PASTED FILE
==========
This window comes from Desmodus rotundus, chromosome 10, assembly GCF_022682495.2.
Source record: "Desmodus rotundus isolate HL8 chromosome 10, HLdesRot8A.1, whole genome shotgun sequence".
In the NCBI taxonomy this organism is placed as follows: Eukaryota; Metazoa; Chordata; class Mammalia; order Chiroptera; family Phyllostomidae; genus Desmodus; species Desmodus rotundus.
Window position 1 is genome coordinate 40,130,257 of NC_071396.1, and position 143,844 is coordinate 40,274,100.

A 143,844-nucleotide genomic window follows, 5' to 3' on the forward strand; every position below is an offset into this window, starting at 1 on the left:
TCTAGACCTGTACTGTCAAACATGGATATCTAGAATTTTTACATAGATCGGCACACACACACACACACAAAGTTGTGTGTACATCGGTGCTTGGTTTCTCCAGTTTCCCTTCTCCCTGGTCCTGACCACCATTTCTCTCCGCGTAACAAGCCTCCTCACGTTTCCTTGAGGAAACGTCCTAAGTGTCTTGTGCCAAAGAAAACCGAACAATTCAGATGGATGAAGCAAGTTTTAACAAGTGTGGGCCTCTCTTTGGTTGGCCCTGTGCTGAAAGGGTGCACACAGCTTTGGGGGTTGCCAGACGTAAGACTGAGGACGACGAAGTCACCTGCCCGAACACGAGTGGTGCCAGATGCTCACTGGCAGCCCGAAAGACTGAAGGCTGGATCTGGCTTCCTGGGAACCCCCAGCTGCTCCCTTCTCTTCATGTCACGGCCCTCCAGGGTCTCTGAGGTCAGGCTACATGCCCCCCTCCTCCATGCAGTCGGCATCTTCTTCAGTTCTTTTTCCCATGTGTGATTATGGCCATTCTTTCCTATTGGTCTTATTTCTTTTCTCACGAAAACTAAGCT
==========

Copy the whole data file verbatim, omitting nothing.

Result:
This window comes from Desmodus rotundus, chromosome 10, assembly GCF_022682495.2.
Source record: "Desmodus rotundus isolate HL8 chromosome 10, HLdesRot8A.1, whole genome shotgun sequence".
In the NCBI taxonomy this organism is placed as follows: Eukaryota; Metazoa; Chordata; class Mammalia; order Chiroptera; family Phyllostomidae; genus Desmodus; species Desmodus rotundus.
Window position 1 is genome coordinate 40,130,257 of NC_071396.1, and position 143,844 is coordinate 40,274,100.

A 143,844-nucleotide genomic window follows, 5' to 3' on the forward strand; every position below is an offset into this window, starting at 1 on the left:
TCTAGACCTGTACTGTCAAACATGGATATCTAGAATTTTTACATAGATCGGCACACACACACACACACAAAGTTGTGTGTACATCGGTGCTTGGTTTCTCCAGTTTCCCTTCTCCCTGGTCCTGACCACCATTTCTCTCCGCGTAACAAGCCTCCTCACGTTTCCTTGAGGAAACGTCCTAAGTGTCTTGTGCCAAAGAAAACCGAACAATTCAGATGGATGAAGCAAGTTTTAACAAGTGTGGGCCTCTCTTTGGTTGGCCCTGTGCTGAAAGGGTGCACACAGCTTTGGGGGTTGCCAGACGTAAGACTGAGGACGACGAAGTCACCTGCCCGAACACGAGTGGTGCCAGATGCTCACTGGCAGCCCGAAAGACTGAAGGCTGGATCTGGCTTCCTGGGAACCCCCAGCTGCTCCCTTCTCTTCATGTCACGGCCCTCCAGGGTCTCTGAGGTCAGGCTACATGCCCCCCTCCTCCATGCAGTCGGCATCTTCTTCAGTTCTTTTTCCCATGTGTGATTATGGCCATTCTTTCCTATTGGTCTTATTTCTTTTCTCACGAAAACTAAGCT